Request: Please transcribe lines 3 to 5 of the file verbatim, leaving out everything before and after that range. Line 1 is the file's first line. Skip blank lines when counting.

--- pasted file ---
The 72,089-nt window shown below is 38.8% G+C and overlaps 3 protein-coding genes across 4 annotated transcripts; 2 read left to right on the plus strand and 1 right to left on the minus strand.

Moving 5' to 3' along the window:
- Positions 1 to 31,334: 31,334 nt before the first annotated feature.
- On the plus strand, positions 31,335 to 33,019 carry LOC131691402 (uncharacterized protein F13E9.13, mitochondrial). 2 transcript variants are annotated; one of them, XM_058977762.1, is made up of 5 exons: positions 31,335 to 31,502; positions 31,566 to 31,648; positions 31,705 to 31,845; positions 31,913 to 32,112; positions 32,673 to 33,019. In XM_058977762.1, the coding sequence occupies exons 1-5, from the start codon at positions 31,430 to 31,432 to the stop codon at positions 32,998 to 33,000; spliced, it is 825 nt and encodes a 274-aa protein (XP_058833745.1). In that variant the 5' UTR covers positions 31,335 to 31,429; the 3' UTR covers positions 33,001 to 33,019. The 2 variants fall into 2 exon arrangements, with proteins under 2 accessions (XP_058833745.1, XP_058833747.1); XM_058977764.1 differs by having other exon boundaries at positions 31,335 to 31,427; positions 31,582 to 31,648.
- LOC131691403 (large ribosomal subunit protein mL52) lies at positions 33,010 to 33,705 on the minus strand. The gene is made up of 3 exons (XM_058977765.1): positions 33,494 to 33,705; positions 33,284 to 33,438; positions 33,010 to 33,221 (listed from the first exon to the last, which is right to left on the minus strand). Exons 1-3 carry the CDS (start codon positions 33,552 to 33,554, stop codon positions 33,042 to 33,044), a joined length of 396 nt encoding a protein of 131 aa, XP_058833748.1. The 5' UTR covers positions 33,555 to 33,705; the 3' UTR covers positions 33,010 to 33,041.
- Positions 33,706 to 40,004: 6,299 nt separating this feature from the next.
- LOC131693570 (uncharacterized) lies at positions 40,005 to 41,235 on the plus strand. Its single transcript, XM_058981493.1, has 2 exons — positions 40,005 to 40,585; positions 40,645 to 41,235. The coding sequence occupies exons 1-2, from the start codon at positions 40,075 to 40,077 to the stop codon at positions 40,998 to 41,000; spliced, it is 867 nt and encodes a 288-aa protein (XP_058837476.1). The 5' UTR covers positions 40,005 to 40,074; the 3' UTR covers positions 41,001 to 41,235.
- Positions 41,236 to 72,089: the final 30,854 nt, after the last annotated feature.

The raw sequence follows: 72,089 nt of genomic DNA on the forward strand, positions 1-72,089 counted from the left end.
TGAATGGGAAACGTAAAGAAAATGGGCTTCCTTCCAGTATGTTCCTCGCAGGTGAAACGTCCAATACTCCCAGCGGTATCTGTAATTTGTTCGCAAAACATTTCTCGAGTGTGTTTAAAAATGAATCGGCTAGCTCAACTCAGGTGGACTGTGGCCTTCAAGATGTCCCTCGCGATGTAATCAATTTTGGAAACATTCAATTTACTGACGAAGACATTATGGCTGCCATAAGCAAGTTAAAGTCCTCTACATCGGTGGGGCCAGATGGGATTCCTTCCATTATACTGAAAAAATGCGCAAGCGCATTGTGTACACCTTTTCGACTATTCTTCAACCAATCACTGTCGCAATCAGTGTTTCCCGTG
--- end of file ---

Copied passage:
- Positions 1 to 31,334: 31,334 nt before the first annotated feature.
- On the plus strand, positions 31,335 to 33,019 carry LOC131691402 (uncharacterized protein F13E9.13, mitochondrial). 2 transcript variants are annotated; one of them, XM_058977762.1, is made up of 5 exons: positions 31,335 to 31,502; positions 31,566 to 31,648; positions 31,705 to 31,845; positions 31,913 to 32,112; positions 32,673 to 33,019. In XM_058977762.1, the coding sequence occupies exons 1-5, from the start codon at positions 31,430 to 31,432 to the stop codon at positions 32,998 to 33,000; spliced, it is 825 nt and encodes a 274-aa protein (XP_058833745.1). In that variant the 5' UTR covers positions 31,335 to 31,429; the 3' UTR covers positions 33,001 to 33,019. The 2 variants fall into 2 exon arrangements, with proteins under 2 accessions (XP_058833745.1, XP_058833747.1); XM_058977764.1 differs by having other exon boundaries at positions 31,335 to 31,427; positions 31,582 to 31,648.
- LOC131691403 (large ribosomal subunit protein mL52) lies at positions 33,010 to 33,705 on the minus strand. The gene is made up of 3 exons (XM_058977765.1): positions 33,494 to 33,705; positions 33,284 to 33,438; positions 33,010 to 33,221 (listed from the first exon to the last, which is right to left on the minus strand). Exons 1-3 carry the CDS (start codon positions 33,552 to 33,554, stop codon positions 33,042 to 33,044), a joined length of 396 nt encoding a protein of 131 aa, XP_058833748.1. The 5' UTR covers positions 33,555 to 33,705; the 3' UTR covers positions 33,010 to 33,041.